This tool calculates the number of varroa mites in a hive (per 100 bees) from a sample of 300 brood bees. It is a quick way to estimate the degree of varroa infestation, even in periods of swarming, through determining which hives are affected or how effective previous treatments were, etc.
Unlike other tests that use ether or drown bees in alcohol or washing detergent, this test allows you to return the bees to their hive unharmed.
Example of how varroa numbers affect honey production (lavender):
A varroa count of 3 mites per 100 bees in one hive at the beginning of the swarming season causes an average loss of 5 Kg of honey.
Note: Only 5% of varroa mites live outside brood cells (phoretic stage). The other 95% live inside capped cells where they reproduce. This measurement only shows the extent of the infestation – not an accurate varroa count.
When should we perform the test?
This test should be performed at the end of a varroa treatment to determine its efficiency, or at the start of an upcoming harvest season to determine the need for a treatment.
-A regular glass jar with a capacity of 1 liter, marked at the 100 ml level (1/10 of its height)
This will be used to measure a bee sample (300 bees = 100 ml = 42 g)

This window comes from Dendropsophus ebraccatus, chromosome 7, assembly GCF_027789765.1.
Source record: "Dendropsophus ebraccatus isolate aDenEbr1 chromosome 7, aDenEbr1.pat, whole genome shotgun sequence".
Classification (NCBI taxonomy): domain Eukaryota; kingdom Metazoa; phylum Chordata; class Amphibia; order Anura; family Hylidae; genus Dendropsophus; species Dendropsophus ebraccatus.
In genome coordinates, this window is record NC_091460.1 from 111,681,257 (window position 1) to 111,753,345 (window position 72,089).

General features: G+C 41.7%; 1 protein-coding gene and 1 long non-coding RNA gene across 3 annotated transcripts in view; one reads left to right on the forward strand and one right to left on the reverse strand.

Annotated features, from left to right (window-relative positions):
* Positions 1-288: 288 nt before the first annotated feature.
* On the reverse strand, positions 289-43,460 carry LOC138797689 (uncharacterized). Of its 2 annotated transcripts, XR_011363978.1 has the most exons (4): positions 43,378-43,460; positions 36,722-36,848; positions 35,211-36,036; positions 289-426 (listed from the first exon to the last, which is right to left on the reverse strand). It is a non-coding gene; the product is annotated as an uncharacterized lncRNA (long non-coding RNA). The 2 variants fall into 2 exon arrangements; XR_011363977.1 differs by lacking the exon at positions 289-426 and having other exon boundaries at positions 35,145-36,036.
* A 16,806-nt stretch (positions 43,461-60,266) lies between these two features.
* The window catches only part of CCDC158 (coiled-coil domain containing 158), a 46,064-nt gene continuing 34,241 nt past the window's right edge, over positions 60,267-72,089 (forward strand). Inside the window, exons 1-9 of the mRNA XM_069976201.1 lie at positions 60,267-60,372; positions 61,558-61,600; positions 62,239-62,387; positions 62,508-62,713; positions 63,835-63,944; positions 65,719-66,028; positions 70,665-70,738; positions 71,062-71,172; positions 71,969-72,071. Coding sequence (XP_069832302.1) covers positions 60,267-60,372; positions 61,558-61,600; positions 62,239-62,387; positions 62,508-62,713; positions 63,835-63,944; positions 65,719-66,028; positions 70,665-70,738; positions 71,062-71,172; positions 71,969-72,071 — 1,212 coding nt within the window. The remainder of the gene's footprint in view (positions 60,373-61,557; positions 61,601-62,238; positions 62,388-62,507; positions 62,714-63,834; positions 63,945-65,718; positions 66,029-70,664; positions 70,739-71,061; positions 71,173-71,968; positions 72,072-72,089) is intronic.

-A screened lid for the jar, big enough to let varroa mites go through, but not bees
-1 tbs of powdered sugar
-Beekeeping equipment (suit, hive tool)
-Reading glasses or magnifying glass (if you need them)
1-2 Select a hive frame with brood bees on it and shake (or brush) the bees off over an upturned hive cover. Fill the jar with these bees up to the mark (around 300 bees or 100 ml). Then close the jar with the screened lid.
3-4 Pour 1 tbs of powdered sugar over the screened lid and sift it by hand or using a hive tool. Shake the jar for 30 seconds, taking care not to let the sugar spill out. This will facilitate the detachment of any varroa mites from the bees in the sample.
5-6 Tip the jar and shake it over a white cloth or beehive cover. Varroa mites will drop while the bees stay inside the jar. This makes it easy to spot the mites and count them.
Getting the varroa count right:
Divide the number of varroa mites (per sample of 300 bees) by 3 to get the number of mites per 100 bees
The test should be performed on at least 8 hives for an apiary of 25-30 hives to get an overall idea of the varroa infestation.
If there are more than 3 varroa mites per 100 bees, the entire apiary should be treated using a method recommended by professionals.